IBM (NYSE:IBM) just had its best quarter in years. The old-school tech titan posted very modest overall revenue growth during the second quarter of 2021, but an acceleration in its cloud computing business led by its flagship Red Hat, which it acquired back in 2019. For investors looking for income, IBM is a great dividend play right now, and there's a promise of more robust growth once the spinoff of Kyndryl is complete by the end of this year.

Here are three reasons IBM is a top dividend stock to buy right now.

1. Cloud sales are underrated at IBM

IBM's total revenue was up just 3% year over year in Q2 to $18.7 billion. And with the first half of the year now in the books, sales are up 2% to $36.5 billion. Nothing to write home about given the fast-growing digital era we live in, but not terrible for IBM given that it's been stuck in stubborn decline for years. 

However, lurking under the surface and helping IBM regain positive traction is its massive cloud computing segment. Total cloud sales were up 13% from a year ago to $7 billion, led by a reported 20% increase in cloud services provider Red Hat. In fact, Red Hat accelerated from the pace it was setting over the last year. 


YOY Red Hat Revenue Growth

Q2 2020


Q3 2020


Q4 2020


Q1 2021


Q2 2021


Data source: IBM. YOY = year-over-year.

In fact, this strong showing from the cloud segment is the primary reason IBM is spinning off its managed infrastructure segment (which we now know will be called Kyndryl). While tech infrastructure equipment is still an important segment of IT, it isn't an area of growth. It also offers a lower profit margin than cloud software. So the new IBM will be more focused on its cloud business, which should help it reach a higher rate of growth and earnings generation potential once the spinoff is complete by the end of this year.

Two people working on their finances while eating breakfast.

Image source: Getty Images.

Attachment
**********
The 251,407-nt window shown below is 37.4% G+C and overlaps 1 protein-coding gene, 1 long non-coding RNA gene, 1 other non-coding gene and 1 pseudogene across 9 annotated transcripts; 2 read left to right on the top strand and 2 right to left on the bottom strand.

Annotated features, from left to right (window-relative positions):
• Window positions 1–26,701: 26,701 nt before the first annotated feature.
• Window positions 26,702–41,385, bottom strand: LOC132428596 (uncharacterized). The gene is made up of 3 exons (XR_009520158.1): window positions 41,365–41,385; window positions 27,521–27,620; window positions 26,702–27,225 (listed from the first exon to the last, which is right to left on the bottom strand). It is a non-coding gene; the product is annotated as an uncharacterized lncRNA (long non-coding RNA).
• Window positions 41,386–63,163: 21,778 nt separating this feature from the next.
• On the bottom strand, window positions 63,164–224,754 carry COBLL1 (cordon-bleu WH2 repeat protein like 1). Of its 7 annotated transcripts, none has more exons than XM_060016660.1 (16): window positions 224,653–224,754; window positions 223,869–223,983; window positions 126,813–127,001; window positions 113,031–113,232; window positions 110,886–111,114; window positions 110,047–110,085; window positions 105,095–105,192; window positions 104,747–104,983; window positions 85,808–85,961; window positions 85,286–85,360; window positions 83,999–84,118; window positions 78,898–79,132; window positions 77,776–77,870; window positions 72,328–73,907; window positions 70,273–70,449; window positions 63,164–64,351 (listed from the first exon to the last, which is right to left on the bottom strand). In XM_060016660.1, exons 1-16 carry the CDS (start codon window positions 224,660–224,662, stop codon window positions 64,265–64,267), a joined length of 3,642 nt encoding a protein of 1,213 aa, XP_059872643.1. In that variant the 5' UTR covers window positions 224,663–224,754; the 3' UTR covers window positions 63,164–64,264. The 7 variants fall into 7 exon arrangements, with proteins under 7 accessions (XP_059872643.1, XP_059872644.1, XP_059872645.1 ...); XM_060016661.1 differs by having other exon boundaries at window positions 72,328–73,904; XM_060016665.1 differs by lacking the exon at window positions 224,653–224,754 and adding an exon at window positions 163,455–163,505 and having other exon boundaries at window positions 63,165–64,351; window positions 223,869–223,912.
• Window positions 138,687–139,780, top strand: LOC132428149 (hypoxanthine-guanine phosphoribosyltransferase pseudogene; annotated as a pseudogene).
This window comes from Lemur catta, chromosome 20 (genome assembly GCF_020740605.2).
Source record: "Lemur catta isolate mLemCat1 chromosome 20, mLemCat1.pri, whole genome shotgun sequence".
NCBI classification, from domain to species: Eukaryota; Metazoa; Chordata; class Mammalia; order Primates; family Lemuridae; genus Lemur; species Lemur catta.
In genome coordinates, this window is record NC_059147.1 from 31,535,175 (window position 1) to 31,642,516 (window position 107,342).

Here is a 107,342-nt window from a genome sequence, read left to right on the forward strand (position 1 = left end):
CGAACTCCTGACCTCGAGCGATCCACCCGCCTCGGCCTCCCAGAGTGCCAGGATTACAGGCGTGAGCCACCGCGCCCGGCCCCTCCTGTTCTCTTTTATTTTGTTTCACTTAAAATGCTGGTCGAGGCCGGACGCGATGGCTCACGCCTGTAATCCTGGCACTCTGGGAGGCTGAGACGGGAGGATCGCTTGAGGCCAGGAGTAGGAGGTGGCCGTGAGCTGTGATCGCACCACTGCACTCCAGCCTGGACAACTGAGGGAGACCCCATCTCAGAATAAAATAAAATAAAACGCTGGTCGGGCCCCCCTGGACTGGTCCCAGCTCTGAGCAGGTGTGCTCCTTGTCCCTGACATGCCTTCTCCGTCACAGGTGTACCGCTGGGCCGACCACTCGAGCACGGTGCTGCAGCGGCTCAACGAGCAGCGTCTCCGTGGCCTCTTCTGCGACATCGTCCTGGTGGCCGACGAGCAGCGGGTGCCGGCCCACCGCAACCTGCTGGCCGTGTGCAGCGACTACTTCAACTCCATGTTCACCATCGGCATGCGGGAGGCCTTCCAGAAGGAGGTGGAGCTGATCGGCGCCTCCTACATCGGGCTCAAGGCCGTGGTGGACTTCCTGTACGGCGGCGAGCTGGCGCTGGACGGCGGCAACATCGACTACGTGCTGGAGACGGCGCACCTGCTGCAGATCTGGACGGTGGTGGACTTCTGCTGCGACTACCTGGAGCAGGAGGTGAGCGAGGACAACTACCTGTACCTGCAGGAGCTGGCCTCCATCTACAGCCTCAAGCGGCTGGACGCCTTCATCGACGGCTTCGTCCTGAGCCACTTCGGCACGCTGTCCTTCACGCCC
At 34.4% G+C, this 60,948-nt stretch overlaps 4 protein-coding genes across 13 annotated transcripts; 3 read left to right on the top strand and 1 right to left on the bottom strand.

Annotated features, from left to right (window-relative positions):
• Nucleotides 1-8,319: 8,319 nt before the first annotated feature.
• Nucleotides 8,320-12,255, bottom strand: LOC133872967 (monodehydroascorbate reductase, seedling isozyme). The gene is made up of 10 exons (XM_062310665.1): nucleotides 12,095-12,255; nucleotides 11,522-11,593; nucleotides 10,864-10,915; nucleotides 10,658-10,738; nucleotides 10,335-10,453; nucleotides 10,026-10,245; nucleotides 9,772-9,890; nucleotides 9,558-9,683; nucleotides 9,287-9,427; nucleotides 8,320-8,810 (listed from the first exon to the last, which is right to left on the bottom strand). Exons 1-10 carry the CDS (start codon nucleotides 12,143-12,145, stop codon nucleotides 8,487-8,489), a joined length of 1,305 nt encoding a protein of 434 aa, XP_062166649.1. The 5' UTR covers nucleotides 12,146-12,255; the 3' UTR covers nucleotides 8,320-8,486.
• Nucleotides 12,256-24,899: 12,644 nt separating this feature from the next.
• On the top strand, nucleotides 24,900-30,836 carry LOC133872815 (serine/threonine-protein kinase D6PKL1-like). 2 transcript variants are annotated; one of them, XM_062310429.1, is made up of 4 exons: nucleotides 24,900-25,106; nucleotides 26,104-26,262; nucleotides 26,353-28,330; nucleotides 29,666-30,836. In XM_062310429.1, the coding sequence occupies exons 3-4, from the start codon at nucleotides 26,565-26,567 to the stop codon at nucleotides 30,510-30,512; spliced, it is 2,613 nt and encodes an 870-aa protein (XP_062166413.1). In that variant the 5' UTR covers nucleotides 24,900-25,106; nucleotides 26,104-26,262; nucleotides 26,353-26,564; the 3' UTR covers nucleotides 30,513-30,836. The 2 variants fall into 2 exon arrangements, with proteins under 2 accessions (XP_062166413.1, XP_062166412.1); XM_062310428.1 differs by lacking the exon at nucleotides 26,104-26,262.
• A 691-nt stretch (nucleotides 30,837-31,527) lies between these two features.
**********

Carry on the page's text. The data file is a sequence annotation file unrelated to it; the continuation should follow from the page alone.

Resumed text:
2. Free cash flow generation is rock solid

Of course, between now and the time when the new cloud-focused IBM emerges, this is first and foremost a dividend stock. And when it comes to paying dividends, it's all about free cash flow generation. On this front, IBM is doing well. Through the first six months of the year, free cash flow was $2.56 billion, handily covering the $1.47 billion it paid out in shareholder dividends. 

Granted, $2.56 billion is quite a bit less than the $3.65 billion in free cash flow generated during the first half of 2020. What gives? For one thing, IBM has spent $1.22 billion so far in 2021 on one-time charges related to organizing the spinoff of Kyndryl. Backing out that amount, free cash flow would have been up 4%. IBM has also spent $2.87 billion on cash acquisitions so far this year. It's purchased nine small software and consulting outfits since January to help bolster its cloud presence. Further backing out those acquisition-related expenses, IBM would have reported an impressive 81% year over year free cash flow increase during the first half of 2021. 

Put another way, IBM's current dividend yield of 4.7% is a solid bet right now.

3. Balance sheet progress

When it comes to tech giants, the leaders of the industry (like the FAANG stocks) are flush with net cash positions. Not so at IBM. More than a century old, it has far more debt than it does cash, ending Q2 with $7.35 billion in cash and equivalents and another $600 million in marketable securities but with $55.2 billion in debt. 

It's far from the nicest-looking balance sheet, but progress is being made. At the start of 2021, IBM had $61.5 billion in debt, so the old tech firm has reduced its liabilities to bondholders by some $6.3 billion so far this year -- and reduced debt by $17.9 billion since the purchase of Red Hat back in 2019. While there is still work to be done, IBM has an investment-grade credit rating because of its strong free cash flow generation, and it can handle both the dividend and the gradual repayment of debt.

The divestiture of Kyndryl promises to be a momentous event for IBM later in 2021, but for now, this is a top dividend stock for investors looking for some extra income. Share prices of the company are up 12% so far this year as of this writing.

This article represents the opinion of the writer, who may disagree with the “official” recommendation position of a Motley Fool premium advisory service. We’re motley! Questioning an investing thesis -- even one of our own -- helps us all think critically about investing and make decisions that help us become smarter, happier, and richer.